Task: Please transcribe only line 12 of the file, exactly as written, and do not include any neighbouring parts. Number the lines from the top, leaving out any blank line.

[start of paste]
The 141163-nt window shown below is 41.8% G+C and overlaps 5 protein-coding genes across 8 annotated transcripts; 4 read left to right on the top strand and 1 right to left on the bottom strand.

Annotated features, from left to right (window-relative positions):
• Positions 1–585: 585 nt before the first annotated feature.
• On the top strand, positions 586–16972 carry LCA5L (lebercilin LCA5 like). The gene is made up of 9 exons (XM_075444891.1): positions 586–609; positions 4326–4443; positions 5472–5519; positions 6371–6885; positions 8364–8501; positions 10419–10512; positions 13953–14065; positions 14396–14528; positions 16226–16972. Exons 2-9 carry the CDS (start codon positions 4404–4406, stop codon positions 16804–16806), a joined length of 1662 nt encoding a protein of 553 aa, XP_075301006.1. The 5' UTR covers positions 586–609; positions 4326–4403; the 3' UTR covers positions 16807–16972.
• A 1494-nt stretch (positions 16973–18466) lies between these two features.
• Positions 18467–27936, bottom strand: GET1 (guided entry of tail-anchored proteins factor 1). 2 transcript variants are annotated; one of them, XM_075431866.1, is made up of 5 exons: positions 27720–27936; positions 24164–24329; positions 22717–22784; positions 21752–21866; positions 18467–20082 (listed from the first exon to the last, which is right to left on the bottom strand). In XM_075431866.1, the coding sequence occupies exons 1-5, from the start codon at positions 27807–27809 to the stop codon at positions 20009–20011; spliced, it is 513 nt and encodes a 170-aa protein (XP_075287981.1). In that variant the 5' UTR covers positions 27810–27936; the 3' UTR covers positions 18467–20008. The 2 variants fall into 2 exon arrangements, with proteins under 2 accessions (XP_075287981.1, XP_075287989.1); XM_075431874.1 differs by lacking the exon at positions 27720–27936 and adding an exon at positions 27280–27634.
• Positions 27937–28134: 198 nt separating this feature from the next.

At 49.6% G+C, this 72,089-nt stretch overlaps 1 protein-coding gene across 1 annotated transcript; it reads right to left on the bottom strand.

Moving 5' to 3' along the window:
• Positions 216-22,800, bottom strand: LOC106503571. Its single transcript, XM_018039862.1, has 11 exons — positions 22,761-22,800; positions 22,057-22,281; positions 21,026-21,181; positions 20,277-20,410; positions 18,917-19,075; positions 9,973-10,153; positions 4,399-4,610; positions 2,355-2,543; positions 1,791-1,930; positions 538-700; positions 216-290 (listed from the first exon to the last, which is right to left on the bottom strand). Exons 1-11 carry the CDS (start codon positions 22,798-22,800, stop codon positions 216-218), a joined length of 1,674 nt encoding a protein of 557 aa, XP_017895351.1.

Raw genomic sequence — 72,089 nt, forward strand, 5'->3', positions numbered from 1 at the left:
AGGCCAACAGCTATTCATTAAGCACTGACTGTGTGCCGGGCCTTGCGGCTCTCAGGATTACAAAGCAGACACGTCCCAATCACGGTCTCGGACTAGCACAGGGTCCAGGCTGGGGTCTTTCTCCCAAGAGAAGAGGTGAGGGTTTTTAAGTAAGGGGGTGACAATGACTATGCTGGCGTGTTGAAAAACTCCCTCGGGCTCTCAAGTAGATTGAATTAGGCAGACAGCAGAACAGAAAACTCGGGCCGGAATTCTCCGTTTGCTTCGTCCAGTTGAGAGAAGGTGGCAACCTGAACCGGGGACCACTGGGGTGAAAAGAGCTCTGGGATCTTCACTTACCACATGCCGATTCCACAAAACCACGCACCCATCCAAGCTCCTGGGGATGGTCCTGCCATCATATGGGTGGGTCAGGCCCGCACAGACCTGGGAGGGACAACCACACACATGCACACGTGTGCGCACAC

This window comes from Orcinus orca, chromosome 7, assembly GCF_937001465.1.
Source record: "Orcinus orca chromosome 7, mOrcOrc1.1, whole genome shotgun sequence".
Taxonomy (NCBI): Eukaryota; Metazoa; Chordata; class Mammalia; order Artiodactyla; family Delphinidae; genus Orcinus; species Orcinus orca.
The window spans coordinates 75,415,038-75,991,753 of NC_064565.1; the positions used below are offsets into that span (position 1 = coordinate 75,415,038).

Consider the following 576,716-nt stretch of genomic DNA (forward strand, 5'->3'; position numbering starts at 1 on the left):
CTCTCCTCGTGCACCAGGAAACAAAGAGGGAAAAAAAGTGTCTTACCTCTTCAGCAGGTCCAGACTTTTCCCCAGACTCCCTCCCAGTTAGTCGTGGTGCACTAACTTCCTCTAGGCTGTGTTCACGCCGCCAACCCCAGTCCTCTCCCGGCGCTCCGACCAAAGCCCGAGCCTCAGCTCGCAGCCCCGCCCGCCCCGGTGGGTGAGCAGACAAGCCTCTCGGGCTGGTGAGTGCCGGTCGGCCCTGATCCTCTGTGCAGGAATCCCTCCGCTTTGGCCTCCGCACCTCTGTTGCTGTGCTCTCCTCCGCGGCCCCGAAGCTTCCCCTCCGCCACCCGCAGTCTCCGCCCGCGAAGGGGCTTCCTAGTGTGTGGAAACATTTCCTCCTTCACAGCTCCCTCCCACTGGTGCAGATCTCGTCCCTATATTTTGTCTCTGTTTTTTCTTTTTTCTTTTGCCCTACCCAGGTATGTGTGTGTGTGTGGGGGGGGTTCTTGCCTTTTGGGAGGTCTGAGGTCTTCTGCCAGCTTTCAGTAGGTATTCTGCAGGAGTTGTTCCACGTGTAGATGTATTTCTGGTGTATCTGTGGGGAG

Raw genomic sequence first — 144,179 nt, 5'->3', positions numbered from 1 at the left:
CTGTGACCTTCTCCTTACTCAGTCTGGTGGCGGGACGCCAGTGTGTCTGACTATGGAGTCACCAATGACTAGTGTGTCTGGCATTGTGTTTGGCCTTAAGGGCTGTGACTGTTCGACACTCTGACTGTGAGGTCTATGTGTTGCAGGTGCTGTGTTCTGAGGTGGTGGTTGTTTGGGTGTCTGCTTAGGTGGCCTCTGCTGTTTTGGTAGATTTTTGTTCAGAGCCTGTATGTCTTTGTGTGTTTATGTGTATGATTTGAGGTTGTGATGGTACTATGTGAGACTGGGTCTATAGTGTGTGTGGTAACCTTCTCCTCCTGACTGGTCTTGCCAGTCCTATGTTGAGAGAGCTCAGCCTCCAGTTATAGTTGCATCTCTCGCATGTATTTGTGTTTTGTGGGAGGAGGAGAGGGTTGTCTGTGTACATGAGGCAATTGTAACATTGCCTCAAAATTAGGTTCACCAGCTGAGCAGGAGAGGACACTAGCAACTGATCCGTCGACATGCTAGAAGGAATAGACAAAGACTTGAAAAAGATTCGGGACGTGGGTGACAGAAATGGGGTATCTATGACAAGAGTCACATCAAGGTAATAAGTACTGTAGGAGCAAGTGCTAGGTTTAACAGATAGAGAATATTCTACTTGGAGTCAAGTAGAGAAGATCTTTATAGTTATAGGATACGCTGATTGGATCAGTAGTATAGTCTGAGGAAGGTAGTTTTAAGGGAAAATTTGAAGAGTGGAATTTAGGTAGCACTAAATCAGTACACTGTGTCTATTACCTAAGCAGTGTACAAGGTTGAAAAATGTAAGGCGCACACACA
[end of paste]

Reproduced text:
AGGCCAACAGCTATTCATTAAGCACTGACTGTGTGCCGGGCCTTGCGGCTCTCAGGATTACAAAGCAGACACGTCCCAATCACGGTCTCGGACTAGCACAGGGTCCAGGCTGGGGTCTTTCTCCCAAGAGAAGAGGTGAGGGTTTTTAAGTAAGGGGGTGACAATGACTATGCTGGCGTGTTGAAAAACTCCCTCGGGCTCTCAAGTAGATTGAATTAGGCAGACAGCAGAACAGAAAACTCGGGCCGGAATTCTCCGTTTGCTTCGTCCAGTTGAGAGAAGGTGGCAACCTGAACCGGGGACCACTGGGGTGAAAAGAGCTCTGGGATCTTCACTTACCACATGCCGATTCCACAAAACCACGCACCCATCCAAGCTCCTGGGGATGGTCCTGCCATCATATGGGTGGGTCAGGCCCGCACAGACCTGGGAGGGACAACCACACACATGCACACGTGTGCGCACAC